The Science Journal of the American Association for Respiratory Care

1997 OPEN FORUM Abstracts

RECYCLING LIMIT FOR A DISPOSABLE CAPNOMETER ADAPTER

Robert Messenger BS, RRT, Respiratory Care Division - Pulmonary Services Department, MetroHealth Medical Center, Cleveland, OH.

Introduction: One of the options available for use with the N-6000 capnometer (Nellcor-Puritan-Bennett, Haywood, CA) is a disposable "single patient use only" mainstream airway adapter (ADAP-UC). We sought to determine the recycling endpoint, beyond which the accuracy of data obtained from these adapters would be compromised. Method: 30 new airway adapters were labeled and numbered. Each adapter was evaluated using a calibrated capnometer which was restricted to use only for this study. A certified gas (5.07% CO_{2}), meeting the manufacturer's specifications for sensor verification was passed at 2 lpm through the adapter via a sampling system designed to eliminate contamination with ambient air, and the resulting values were recorded. After the initial test, all of the adapters were placed into clinical service until either the capnographic waveform dampened or end-tidal monitoring was no longer indicated. The adapters were cleaned of gross matter using either a nylon tube brush or cotton tipped swabs. Next they were sterilized by soaking in a cold activated gluteraldehyde solution for 30 minutes, followed by a 20 minute water rinse and drying in a tube dryer. Each adapter was tested again by the previously described method and the results recorded. 14 of the original 30 adapters underwent 16 use-sterilization-testing cycles, while 16 adapters were lost or disposed of during the 7 month testing period. Results: Not until 15 resterilization cycles did any adapter yield a CO_{2} value outside of the manufacturers specified range (cycle 15 - 1 failure, cycle 16 - 2 failures). Mean adapter calibration values exhibited a progressively increasing trend with each sterilization cycle. However, when compared using one-way ANOVA, no significant difference was seen between sterilization groups, until 16 cycles were reached (p=0.0409). See table below:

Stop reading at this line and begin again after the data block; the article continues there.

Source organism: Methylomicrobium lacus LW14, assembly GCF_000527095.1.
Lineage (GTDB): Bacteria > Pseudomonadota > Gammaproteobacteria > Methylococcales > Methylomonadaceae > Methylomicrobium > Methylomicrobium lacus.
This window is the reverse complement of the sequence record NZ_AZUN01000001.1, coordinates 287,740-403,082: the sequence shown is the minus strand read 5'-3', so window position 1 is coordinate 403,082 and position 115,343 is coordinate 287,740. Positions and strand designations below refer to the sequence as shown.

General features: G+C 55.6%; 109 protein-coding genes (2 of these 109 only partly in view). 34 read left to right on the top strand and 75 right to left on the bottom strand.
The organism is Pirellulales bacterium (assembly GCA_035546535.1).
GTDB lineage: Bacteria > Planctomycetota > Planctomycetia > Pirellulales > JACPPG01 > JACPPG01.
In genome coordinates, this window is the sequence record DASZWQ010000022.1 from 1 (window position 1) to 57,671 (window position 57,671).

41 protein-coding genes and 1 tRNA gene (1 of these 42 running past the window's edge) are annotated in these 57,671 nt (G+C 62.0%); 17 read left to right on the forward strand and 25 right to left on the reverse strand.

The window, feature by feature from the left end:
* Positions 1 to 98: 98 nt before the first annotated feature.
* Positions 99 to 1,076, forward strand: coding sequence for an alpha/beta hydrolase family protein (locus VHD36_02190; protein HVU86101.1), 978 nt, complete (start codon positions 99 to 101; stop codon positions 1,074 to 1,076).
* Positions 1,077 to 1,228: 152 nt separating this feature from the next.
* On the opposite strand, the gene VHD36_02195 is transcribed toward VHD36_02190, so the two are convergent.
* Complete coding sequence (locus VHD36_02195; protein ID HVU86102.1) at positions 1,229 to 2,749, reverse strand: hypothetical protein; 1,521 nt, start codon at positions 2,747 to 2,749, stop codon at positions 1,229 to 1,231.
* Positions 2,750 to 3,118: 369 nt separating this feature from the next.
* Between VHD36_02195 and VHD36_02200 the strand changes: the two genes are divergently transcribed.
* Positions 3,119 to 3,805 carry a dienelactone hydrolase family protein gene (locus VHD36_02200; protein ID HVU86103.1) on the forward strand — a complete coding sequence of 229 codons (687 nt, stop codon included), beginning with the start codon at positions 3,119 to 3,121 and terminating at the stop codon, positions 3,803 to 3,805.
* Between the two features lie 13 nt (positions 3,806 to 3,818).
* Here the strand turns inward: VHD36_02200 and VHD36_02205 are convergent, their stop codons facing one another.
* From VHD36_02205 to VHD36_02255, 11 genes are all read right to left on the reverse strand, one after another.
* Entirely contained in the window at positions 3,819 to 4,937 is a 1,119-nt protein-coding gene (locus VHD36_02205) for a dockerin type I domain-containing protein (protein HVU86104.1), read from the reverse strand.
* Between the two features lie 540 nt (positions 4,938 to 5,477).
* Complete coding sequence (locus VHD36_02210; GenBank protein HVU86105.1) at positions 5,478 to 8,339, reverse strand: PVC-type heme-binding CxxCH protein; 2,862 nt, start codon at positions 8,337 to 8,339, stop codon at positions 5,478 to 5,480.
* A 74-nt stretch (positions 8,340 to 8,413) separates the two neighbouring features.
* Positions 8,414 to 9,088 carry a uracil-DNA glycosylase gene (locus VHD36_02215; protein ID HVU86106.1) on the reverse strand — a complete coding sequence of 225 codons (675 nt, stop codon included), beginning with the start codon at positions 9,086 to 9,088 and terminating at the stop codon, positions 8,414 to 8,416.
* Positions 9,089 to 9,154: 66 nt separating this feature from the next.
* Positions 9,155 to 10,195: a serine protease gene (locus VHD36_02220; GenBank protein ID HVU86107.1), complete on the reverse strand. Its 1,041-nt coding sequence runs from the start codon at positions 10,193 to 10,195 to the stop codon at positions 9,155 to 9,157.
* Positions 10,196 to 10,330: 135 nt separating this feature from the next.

Test gas [CO_{2}]= 5.07%

Test Initial 1 2 ~ 8 9 10 11 12 13 14 15 16

n 30 30 30 28 28 28 28 25 20 17 17 14

High 5.3 5.3 5.3 ~ 5.3 5.3 5.3 5.3 5.3 5.3 5.3 5.4 5.7

Low 4.9 5.0 5.0 ~ 5.0 5.0 5.0 5.0 5.0 5.0 5.1 5.1 5.1

Mean 3 5.12 5.14 ~ 5.16 5.15 5.14 5.17 5.18 5.17 5.21 5.19 5.22

SD 0.09 0.10 0.10 ~ 0.08 0.09 0.10 0.09 0.09 0.07 0.06 0.09 0.15

Test Initial 1 2 ~ 8 9 10 11

p 0.8922 0.774 ~ 0.6545 0.7407 0.827 0.7747

p[cont'd] 12 13 14 15 16

0.5984 0.6086 0.3133 0.1996 0.0409

Conclusion: Following cold sterilization with activated gluteraldehyde, these disposable adapters can be recycled 15 times without adversely affecting the accuracy of values obtained from their use. Further study is needed to determine the effects of other sterilization methods on the durability and accuracy of these adapters.

OF-97-017

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